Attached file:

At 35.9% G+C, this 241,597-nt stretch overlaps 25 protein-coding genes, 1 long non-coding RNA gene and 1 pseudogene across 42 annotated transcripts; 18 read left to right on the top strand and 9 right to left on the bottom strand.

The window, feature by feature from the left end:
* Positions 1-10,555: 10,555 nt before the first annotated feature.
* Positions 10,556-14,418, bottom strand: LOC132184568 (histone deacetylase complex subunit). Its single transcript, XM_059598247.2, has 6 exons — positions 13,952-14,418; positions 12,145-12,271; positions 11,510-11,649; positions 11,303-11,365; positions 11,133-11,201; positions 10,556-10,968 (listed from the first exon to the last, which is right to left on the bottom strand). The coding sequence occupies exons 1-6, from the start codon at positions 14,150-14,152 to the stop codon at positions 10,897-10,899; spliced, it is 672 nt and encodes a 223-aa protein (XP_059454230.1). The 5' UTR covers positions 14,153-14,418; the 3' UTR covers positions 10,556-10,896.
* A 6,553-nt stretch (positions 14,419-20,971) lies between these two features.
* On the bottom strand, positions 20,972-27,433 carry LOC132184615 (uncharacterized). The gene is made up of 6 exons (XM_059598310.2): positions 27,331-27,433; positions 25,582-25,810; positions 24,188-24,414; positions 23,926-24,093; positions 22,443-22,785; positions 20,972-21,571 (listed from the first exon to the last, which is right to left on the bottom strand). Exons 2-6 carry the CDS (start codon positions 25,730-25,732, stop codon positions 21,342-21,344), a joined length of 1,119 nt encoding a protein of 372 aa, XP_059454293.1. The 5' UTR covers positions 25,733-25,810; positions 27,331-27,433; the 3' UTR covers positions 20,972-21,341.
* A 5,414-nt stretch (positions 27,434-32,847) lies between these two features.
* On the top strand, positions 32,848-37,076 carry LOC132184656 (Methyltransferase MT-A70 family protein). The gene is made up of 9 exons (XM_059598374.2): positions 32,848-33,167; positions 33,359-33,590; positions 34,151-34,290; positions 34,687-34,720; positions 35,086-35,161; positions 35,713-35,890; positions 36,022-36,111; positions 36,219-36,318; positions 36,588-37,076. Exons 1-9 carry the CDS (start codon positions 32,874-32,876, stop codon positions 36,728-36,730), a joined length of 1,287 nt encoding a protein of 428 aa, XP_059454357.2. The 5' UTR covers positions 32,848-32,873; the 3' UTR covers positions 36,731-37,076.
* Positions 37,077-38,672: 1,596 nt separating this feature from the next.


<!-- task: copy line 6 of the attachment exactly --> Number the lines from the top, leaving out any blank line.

* On the bottom strand, positions 20,972-27,433 carry LOC132184615 (uncharacterized). The gene is made up of 6 exons (XM_059598310.2): positions 27,331-27,433; positions 25,582-25,810; positions 24,188-24,414; positions 23,926-24,093; positions 22,443-22,785; positions 20,972-21,571 (listed from the first exon to the last, which is right to left on the bottom strand). Exons 2-6 carry the CDS (start codon positions 25,730-25,732, stop codon positions 21,342-21,344), a joined length of 1,119 nt encoding a protein of 372 aa, XP_059454293.1. The 5' UTR covers positions 25,733-25,810; positions 27,331-27,433; the 3' UTR covers positions 20,972-21,341.